Optimize Your Banking For International Travel

Optimize Your Finances For Foreign Travel

Whether on a vacation for a few weeks or staying for a few months or more for work, study, or mission work, it’s important to optimize your banking situation.  Your goal should be making your money (1) easily accessible in the country you’ll be visiting AND (2) minimizing any fees that banks and credit card companies may charge you (which really add up).

Money Tips for Vacation and Other Short Stays

I’ve done a bit of international travel lately and picked up a few tips for shorter stays:

Credit Cards – If you’re simply visiting a foreign country for a few days or weeks, taking the right travel rewards credit card will save you a great deal of headache and money.  I wrote an article back in January discussing the Best Credit Card for World Travelers, in which I discovered that the Capital One No Hassle Mile Rewards card was the best option because of it’s 0% foreign transaction fees, global acceptance (Visa/MasterCard), and rewards points.  Just make sure you pay off all your balance when you get home.

Debit Cards– Not a credit card user?  Use the Visa/MasterCard debit card from your local bank to make purchases.  Be careful though, as the foreign currency conversion fees can really add up.  Visa and MasterCard normally charge you 1% and then the banks put their charges on top of that.  The best of the best is the Capital One Checking Debit Card, which is at 0% (they pick up the Visa/MasterCard fee for you).  Here’s a quick list of debit cards and associated fees:

Foreign Currency Conversion Fee Percentage for DEBIT CARDS

Bank Debit CardFee
Capital One Debit Card0%
Commerce Bank Debit Card0%
Simmons Debit Card0%
HSBC Debit Card1%
Wachovia Debit Card1%
Washington Mutual Debit Card1%
Zions Debit Card1%
BB&T Debit Card2%
Citibank Debit Card2%
National City Debit Card2%
Royal Bank of Scotland Debit Card2%
PNC Debit Card2.5%
Bank of America Debit Card3%
Chase Debit Card3%
Fifth Third Bank Debit Card3%
Regions Debit Card3%
SunTrust Debit Card3%
US Bancorp Debot Card3%
Wells Fargo Debit Card3%

Source: Bankrate.com

I also checked out Capital One 360’s Checking Account, since it’s the Debit Card that I use and not listed above.  Their fee is at 2%.  Not good in comparison.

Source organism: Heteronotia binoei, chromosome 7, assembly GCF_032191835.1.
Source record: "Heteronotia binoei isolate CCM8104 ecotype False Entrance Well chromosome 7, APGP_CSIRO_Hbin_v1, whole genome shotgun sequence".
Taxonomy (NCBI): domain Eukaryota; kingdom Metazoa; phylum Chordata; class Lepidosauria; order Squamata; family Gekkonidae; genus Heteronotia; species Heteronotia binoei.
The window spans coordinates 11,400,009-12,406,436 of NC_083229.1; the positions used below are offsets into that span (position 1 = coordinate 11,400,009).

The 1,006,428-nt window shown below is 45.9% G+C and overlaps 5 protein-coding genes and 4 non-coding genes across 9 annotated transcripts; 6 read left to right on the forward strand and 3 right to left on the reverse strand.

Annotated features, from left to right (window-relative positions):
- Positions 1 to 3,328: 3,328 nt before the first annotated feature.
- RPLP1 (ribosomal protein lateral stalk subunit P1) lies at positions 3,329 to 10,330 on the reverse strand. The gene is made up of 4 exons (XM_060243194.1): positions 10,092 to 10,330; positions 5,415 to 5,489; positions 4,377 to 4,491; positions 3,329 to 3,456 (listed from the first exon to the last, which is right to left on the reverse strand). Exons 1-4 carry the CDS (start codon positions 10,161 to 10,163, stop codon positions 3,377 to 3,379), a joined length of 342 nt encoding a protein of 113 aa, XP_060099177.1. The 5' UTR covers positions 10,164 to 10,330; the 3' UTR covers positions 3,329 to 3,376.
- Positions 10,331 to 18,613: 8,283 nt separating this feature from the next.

Cash – As for paper currency, try and do your conversion (to foreign currency) prior to leaving the US with your US bank or the institution that will give you the best rate with the lowest commission.  Shop around.  As a bonus, you’ll have local cash on hand when you hit the ground.  Still a while before you take your trip?  You might want to lock in your exchange rate before you travel.

Money Tips for Longer Trips

If you’re actually making a temporary move to a country overseas, you’ll need to consider more than just cards and cash.

Foreign Bank Account –  You may want to set up an account with a local branch in the foreign country.  Do a quick Google search for the “best bank in x country” or “US-friendly bank in x country.”  Having a local bank will give you somewhere to receive your salary and provide a means of paying for day to day things in the local currency.  Plus, it can’t hurt to have a local financial ally for any tricky scenarious that come up.

Keep in mind the account setup procedures may be more extensive with a foreign account, so be prepared with all the necessary documents (call ahead and find out what those are).

Lastly, only place just enough money in this account.  A vast majority of your funds should likely be keep back in your US bank where they are sure to have FDIC coverage and reside in a stable economy.

Tax Implications – If you are a US Citizen, income you earn in the foreign country is still taxed by the IRS.  Also, if you do open up a foreign account you’ll have to disclose it to the IRS via Form TD F 90-22.1.

Other Important Travel Money Tips

  • Call all your bank and credit card companies and inform them you’ll be traveling internationally and using your card in a foreign country.  They will temporarily remove any fraud alert holds they may have set on your accounts.
  • Get the “from outside the US” phone numbers for your bank and credit card company’s customer service (1-800 might not work where your at).
  • Check the expiration dates on all your cards.  If a card is set to expire while you’re on your trip, have them send you a new one early.
  • Make sure all your account PINs are set to four digits (more universally accepted).

Even More Resources

Disclaimer: While I’ve done some international traveling, I’m far from an expert on the subject.  Be sure and contact a professional for guidance on your unique situation.

Photo: by Phillie Casablanca

Do you have any other money and banking tips for the overseas traveler?  Share them in the comments below.

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About Philip Taylor, CPA

Philip Taylor, aka "PT", is a CPA, blogger, podcaster, husband, and father of three. PT is also the founder and CEO of the personal finance industry conference and trade show, FinCon. He created this website back in 2007 to share his advice on money, hold himself accountable (while paying off over $75k in debt), and to meet others passionate about moving toward financial independence. He uses Personal Capital to track his wealth. All the content on this blog is original and created or edited by PT.


  1. I’m glad it helped!

  2. Not A Niche says

    Hey PT,

    what a great post, just the one I need. It perfectly fits to my circumstances right now, since I’m overseas 🙂

    Thanks for the great information

  3. True, true.